[end Ayanian quote]

The 45,000 estimate is at the high end of estimates, but earlier studies also have put the number of excess deaths from lack of insurance coverage in the thousands:

Factcheck goes on to summarize the conclusions of seven serious scholarly studies showing various significant increased mortality risks from uninsurance, including one calling uninsurance the third leading cause of death among those ages 55 to 64. Then it goes on to cite the report cited by Dad, above, "published by the conservative Employment Policies Institute" -- an advocacy rag, not a serious scholarly journal of health care or health care economics -- noting that the "involuntarily uninsured" "had an 11 percent higher probability of dying; the number dropped to 3 percent when controlling for smoking as well as smoking as well as education and income. The 'voluntarily uninsured had a 2 percent to 3 percent greater probability of dying." Then Factcheck notes the bias of the publisher: "EPI, the publisher of the study, supports business interests and has said that the 'living wage campaign' is 'organized effort to force employees to inject a welfare mentality into the workplace.'"

Factcheck concludes as follows: "The Institute of Medicine's Dr. Ayanian . . . did tell Congress that research shows gaining coverage made a difference: 'Fortunately, our Committee also found good news to report: when uninsured people acquire health insurance they can experience both immediate and long-term improvement in their health."

No, Dad, Factcheck is not hard to spell.

Why do you people not care that lack of insurance is killing people? Are you not pro-life? Does it not bother you when you blatantly mischaracterize stuff that's publicly available, right here on the Web? Do you think no one will call you on it?

Anonymous said...

Hey, Dad, speaking of the Fascist state. Let's speak of the "Big Lie": a propaganda technique invented by the fascists. A lie so colossal that no one could believe that someone could have the impudence to distort the truth so grossly.

Do you think that your last post is a fair and accurate summary of the article "Dying from Lack of Insurance" in

OK -- so, who's the fascist?

Dad29 said...

Well, just for fun, let's concede that "lack of health insurance causes 45K deaths/year," which is logically inane but statistically supported. (Read between the lines).


You propose that ObamaCare insurance will reduce 'premature' deaths. At the same time, ObamaCare (Pelosi version) will ration care--beginning with a $500Bn reduction in Medicare-provider fees.

So you propose that ObamaCare will both: 1) reduce 'premature' deaths, AND 2) reduce spending on elderly-care.

Obviously, someone has determined exactly what age constitutes "premature."

Aside from the prima-facie contradiction, and the statistical sleight-of-hand, do you have anything else?

Being "pro-life", by the way, includes accepting death. But it's a matter of eschatology.

The religion of Humanism postulates that the final end is here.

Few others hold that belief.

Anonymous said...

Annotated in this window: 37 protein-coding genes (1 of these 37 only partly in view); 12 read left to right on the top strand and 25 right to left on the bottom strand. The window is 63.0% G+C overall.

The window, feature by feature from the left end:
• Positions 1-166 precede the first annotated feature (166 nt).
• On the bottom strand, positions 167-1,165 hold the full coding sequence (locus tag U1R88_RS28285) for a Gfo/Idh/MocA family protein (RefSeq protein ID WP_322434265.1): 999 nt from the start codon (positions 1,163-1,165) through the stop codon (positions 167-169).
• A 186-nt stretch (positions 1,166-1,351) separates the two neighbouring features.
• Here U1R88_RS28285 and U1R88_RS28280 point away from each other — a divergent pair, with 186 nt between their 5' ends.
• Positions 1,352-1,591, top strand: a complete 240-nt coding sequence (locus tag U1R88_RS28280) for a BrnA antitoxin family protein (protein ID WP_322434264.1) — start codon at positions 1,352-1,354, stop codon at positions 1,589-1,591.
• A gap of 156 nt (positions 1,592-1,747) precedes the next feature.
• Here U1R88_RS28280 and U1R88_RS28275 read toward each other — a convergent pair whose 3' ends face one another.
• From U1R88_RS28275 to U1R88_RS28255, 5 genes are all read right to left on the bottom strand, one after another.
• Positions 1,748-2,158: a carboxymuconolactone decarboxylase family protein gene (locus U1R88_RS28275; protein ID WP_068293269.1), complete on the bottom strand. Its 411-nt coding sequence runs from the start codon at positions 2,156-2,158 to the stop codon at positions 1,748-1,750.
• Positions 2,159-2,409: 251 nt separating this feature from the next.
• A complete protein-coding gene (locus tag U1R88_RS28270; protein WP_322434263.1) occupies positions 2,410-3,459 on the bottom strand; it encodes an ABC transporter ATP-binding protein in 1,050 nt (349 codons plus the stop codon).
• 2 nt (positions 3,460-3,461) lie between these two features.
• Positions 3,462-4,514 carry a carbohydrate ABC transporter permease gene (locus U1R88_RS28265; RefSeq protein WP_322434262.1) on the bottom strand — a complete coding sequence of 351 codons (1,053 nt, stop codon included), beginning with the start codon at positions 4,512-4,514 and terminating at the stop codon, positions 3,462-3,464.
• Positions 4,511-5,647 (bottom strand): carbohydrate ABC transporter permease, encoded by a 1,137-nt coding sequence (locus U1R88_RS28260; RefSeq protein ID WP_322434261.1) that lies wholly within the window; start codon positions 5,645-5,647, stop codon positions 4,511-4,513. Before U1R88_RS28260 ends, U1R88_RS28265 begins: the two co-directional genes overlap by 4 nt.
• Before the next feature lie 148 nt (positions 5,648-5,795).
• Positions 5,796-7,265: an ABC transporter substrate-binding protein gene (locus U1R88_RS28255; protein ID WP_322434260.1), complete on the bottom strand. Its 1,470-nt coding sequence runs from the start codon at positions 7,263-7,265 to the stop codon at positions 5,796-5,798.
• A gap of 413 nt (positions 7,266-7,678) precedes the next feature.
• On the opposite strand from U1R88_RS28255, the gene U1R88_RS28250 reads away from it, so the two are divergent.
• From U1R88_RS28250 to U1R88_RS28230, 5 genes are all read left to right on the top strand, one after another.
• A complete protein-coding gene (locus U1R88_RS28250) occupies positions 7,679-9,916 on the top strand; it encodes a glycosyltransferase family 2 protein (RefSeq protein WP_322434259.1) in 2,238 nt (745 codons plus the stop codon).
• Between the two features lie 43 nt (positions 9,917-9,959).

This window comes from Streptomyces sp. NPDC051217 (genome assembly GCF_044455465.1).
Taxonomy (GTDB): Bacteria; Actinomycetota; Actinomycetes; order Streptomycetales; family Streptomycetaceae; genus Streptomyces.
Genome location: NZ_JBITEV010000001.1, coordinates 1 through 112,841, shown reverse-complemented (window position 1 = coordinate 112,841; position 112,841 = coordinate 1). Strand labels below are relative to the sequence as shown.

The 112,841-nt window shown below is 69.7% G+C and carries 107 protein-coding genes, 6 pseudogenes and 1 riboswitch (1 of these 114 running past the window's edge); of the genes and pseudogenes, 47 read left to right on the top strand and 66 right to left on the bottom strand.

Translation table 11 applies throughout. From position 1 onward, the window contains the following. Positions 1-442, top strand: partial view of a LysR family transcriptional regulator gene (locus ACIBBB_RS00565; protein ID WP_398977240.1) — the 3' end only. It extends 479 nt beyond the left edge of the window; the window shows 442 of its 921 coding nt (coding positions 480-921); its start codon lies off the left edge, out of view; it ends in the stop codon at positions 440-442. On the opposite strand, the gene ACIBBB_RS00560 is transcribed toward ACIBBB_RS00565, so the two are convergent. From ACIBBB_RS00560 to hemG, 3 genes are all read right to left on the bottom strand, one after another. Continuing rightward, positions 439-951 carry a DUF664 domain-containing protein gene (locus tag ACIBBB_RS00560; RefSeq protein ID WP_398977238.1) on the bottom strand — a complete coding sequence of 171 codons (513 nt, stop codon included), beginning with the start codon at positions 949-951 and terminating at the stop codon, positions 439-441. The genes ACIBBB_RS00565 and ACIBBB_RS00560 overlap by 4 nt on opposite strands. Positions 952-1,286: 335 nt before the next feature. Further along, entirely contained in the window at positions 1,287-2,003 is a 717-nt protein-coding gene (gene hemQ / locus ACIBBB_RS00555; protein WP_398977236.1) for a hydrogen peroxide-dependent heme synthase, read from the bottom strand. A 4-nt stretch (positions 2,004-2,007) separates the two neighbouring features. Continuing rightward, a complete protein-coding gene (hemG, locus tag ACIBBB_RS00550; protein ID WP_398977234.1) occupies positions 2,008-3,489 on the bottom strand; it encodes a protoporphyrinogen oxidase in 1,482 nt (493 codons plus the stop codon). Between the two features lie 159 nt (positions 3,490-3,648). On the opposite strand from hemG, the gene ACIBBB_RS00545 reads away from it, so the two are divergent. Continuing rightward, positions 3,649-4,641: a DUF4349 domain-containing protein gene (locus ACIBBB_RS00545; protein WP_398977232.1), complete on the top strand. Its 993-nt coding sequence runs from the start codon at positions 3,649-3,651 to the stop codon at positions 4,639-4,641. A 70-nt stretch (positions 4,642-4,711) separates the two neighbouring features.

Oh, Dad, there you go again. Since you seem to like, I refer you to it again. Check its August 14, 2009 issue, and discussion of myths about health care reform. FactCheck says: "False: Medicare Benefits Will Be Cut." Medicare benefits will not be cut. The anticipated savings of up to $500 billion (over ten years, by the way) comes from such things as reducing anticipated INCREASES to providers, not including physicians. It also includes savings from eliminating Medicare Advantage, which lines the pockets of private insurance companies. Medicare Advantage is popular with some seniors (like you, maybe?) because, for example, it often pays for sports club memberships. A nice fringe benefit, but as between providing health insurance to middle-aged folks with cancer and no insurance and a free YWCA membership for Grandma, I'll pick the former.

You'd think if the $500 billion savings in Medicare over ten years would be generated by imprudent reductions in health care for seniors, the organization that represents seniors, the AARP, would be opposed. Such is, emphatically, not the case. Check out its Web site, and in particular "Myths vs. Facts."

By the way, when President Bush proposed $200 billion in cuts to Medicare and Medicaid over five years -- I guess that'd be the equivalent of $400 billion over ten years, which is pretty close to $500 billion -- in his FY 2008 budget, I don't recall you objecting that this meant a rationing of care for the elderly. What's different now?

Are you just upset that you're going to lose your free gym membership with Medicare Advantage?

Dad29 said...


We win.

Your half-factual posts are now irrelevant, immaterial--and STILL half-factual.

AARP would have loved to increase its cashflow. Too bad.

Anonymous said...

Well, Dad, last I checked there are still going to be 59 Democratic Senators and a sizable Democratic majority in the House of Representatives. And, of course, a Democratic president. We will enact universal health care in all of these United States (just as Massachusetts did, with Scott Brown voting in favor). Thirty million more Americans will have health insurance. Lives will be saved.

This fight ain't over yet.